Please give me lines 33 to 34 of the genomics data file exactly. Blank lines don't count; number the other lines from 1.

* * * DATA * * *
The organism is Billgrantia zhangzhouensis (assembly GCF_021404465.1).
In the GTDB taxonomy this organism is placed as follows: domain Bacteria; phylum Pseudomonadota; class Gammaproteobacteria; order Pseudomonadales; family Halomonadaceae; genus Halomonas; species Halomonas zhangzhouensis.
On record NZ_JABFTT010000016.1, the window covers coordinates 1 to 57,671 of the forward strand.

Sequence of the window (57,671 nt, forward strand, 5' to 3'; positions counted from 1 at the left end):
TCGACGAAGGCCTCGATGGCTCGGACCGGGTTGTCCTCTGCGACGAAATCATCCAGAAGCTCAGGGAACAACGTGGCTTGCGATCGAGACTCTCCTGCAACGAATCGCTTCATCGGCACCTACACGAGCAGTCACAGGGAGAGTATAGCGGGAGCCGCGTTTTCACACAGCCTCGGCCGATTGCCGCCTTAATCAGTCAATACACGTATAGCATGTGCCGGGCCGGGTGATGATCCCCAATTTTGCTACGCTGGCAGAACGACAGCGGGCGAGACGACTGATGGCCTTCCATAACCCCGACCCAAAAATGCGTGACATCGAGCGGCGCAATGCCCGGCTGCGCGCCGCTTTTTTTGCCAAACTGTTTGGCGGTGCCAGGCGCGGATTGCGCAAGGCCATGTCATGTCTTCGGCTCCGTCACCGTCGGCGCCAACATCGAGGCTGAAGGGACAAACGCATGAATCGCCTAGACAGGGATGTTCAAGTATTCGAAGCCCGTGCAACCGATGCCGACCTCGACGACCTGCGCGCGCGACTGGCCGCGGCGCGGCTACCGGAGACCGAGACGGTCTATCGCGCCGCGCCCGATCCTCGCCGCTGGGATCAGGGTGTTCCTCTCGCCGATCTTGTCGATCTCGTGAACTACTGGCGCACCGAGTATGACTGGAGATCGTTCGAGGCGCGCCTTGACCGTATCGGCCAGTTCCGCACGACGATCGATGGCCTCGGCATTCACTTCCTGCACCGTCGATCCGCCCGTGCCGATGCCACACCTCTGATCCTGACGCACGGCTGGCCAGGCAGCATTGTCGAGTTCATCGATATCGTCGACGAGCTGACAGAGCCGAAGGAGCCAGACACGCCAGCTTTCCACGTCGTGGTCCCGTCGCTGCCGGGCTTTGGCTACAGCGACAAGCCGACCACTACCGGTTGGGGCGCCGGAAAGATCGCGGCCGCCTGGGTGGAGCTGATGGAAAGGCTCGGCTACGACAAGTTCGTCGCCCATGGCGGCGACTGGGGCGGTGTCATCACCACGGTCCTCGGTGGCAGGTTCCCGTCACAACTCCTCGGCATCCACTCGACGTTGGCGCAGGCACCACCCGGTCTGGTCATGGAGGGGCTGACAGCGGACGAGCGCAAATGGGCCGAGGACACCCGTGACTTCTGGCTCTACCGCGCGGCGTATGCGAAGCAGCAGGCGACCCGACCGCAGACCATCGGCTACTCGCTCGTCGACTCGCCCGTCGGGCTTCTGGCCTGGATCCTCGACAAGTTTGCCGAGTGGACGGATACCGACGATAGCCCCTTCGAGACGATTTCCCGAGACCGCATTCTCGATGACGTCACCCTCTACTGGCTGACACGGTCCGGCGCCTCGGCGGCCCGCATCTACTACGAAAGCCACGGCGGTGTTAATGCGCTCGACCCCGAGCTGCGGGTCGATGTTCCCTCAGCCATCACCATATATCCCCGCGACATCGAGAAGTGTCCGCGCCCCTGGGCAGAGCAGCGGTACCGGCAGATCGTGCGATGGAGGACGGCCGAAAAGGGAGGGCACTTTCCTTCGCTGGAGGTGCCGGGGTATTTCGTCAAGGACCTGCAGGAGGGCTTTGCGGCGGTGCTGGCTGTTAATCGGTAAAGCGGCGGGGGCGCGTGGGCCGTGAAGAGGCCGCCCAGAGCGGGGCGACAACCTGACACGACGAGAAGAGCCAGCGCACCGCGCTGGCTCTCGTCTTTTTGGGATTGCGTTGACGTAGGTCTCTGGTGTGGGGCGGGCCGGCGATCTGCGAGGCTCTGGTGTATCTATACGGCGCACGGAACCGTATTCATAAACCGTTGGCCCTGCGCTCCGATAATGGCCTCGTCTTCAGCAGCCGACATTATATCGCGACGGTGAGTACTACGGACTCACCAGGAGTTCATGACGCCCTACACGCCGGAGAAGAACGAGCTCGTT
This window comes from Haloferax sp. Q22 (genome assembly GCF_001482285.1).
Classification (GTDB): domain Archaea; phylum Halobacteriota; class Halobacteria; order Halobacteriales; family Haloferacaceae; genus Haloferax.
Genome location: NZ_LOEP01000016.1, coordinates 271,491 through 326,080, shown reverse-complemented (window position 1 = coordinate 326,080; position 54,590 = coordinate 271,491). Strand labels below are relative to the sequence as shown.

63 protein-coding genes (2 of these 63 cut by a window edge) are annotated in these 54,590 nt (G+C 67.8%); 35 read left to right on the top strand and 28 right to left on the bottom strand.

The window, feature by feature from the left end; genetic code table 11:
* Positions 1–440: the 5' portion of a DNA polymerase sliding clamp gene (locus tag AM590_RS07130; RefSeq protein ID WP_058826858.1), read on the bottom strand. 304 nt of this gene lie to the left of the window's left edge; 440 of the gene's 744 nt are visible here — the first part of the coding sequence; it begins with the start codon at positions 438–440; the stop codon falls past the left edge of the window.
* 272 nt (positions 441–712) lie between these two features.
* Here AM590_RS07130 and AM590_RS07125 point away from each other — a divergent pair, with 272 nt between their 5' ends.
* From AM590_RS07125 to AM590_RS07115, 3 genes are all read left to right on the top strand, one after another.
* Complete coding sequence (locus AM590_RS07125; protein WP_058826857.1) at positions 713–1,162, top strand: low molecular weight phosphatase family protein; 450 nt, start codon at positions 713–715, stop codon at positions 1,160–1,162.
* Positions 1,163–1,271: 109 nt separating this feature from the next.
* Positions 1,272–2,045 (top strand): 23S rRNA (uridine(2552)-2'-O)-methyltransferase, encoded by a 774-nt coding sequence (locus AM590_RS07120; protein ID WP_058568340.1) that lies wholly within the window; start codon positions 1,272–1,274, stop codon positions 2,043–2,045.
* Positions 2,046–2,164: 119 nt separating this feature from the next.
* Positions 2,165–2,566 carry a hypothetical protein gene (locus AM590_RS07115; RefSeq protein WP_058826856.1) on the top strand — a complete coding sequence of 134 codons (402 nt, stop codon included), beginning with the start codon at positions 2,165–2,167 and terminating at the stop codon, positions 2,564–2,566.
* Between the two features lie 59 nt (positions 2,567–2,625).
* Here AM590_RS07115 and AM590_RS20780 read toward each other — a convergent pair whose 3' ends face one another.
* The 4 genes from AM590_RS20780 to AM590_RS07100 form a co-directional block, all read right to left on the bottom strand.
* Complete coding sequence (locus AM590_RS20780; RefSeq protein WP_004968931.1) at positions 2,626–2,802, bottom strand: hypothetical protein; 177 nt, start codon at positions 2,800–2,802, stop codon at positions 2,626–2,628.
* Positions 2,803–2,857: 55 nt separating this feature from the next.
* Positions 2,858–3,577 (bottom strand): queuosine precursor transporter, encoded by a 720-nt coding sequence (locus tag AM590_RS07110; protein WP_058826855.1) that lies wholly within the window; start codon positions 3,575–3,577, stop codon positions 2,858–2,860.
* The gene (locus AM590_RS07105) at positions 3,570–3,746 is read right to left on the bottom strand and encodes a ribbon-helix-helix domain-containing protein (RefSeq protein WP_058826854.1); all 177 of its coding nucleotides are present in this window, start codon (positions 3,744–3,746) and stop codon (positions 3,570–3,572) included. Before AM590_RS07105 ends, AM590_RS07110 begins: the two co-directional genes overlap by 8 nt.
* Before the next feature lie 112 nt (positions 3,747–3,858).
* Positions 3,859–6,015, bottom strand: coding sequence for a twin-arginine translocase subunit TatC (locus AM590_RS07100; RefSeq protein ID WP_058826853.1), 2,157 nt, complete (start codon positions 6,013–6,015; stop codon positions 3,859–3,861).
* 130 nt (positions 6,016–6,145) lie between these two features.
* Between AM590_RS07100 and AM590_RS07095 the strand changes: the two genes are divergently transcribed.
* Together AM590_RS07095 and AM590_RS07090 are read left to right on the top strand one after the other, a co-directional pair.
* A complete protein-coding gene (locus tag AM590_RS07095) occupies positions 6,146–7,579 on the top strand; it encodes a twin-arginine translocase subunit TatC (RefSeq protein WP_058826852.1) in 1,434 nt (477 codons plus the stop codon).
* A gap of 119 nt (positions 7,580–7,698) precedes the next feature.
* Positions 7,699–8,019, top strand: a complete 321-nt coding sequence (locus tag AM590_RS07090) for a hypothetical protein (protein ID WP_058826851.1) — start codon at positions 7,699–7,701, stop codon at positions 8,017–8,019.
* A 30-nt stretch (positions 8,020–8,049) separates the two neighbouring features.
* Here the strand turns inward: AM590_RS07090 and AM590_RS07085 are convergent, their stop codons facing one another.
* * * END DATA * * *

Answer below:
* A gap of 119 nt (positions 7,580–7,698) precedes the next feature.
* Positions 7,699–8,019, top strand: a complete 321-nt coding sequence (locus tag AM590_RS07090) for a hypothetical protein (protein ID WP_058826851.1) — start codon at positions 7,699–7,701, stop codon at positions 8,017–8,019.